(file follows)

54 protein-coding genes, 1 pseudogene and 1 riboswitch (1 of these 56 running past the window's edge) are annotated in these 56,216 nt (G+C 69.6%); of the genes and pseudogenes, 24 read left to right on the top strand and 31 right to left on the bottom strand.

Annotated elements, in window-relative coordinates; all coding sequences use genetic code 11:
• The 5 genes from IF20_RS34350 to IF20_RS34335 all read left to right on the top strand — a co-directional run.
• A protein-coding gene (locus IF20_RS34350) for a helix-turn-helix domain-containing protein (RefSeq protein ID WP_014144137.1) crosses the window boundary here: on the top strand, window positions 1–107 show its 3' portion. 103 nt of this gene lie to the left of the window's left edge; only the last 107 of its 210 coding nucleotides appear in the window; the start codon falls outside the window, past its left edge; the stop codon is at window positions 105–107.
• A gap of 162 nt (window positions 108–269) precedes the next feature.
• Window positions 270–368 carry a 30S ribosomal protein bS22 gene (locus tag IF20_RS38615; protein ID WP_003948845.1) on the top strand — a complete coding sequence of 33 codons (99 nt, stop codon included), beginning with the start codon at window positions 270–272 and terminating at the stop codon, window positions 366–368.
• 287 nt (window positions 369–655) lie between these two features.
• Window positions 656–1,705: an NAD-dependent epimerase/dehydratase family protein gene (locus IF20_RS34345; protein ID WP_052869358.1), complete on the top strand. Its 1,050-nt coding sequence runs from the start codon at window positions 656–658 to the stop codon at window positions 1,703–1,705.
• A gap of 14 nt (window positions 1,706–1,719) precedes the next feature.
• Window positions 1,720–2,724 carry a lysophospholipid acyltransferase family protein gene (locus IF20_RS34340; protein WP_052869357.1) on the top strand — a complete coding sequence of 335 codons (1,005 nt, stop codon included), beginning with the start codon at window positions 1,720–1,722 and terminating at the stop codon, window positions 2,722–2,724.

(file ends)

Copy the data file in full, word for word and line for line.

54 protein-coding genes, 1 pseudogene and 1 riboswitch (1 of these 56 running past the window's edge) are annotated in these 56,216 nt (G+C 69.6%); of the genes and pseudogenes, 24 read left to right on the top strand and 31 right to left on the bottom strand.

Annotated elements, in window-relative coordinates; all coding sequences use genetic code 11:
• The 5 genes from IF20_RS34350 to IF20_RS34335 all read left to right on the top strand — a co-directional run.
• A protein-coding gene (locus IF20_RS34350) for a helix-turn-helix domain-containing protein (RefSeq protein ID WP_014144137.1) crosses the window boundary here: on the top strand, window positions 1–107 show its 3' portion. 103 nt of this gene lie to the left of the window's left edge; only the last 107 of its 210 coding nucleotides appear in the window; the start codon falls outside the window, past its left edge; the stop codon is at window positions 105–107.
• A gap of 162 nt (window positions 108–269) precedes the next feature.
• Window positions 270–368 carry a 30S ribosomal protein bS22 gene (locus tag IF20_RS38615; protein ID WP_003948845.1) on the top strand — a complete coding sequence of 33 codons (99 nt, stop codon included), beginning with the start codon at window positions 270–272 and terminating at the stop codon, window positions 366–368.
• 287 nt (window positions 369–655) lie between these two features.
• Window positions 656–1,705: an NAD-dependent epimerase/dehydratase family protein gene (locus IF20_RS34345; protein ID WP_052869358.1), complete on the top strand. Its 1,050-nt coding sequence runs from the start codon at window positions 656–658 to the stop codon at window positions 1,703–1,705.
• A gap of 14 nt (window positions 1,706–1,719) precedes the next feature.
• Window positions 1,720–2,724 carry a lysophospholipid acyltransferase family protein gene (locus IF20_RS34340; protein WP_052869357.1) on the top strand — a complete coding sequence of 335 codons (1,005 nt, stop codon included), beginning with the start codon at window positions 1,720–1,722 and terminating at the stop codon, window positions 2,722–2,724.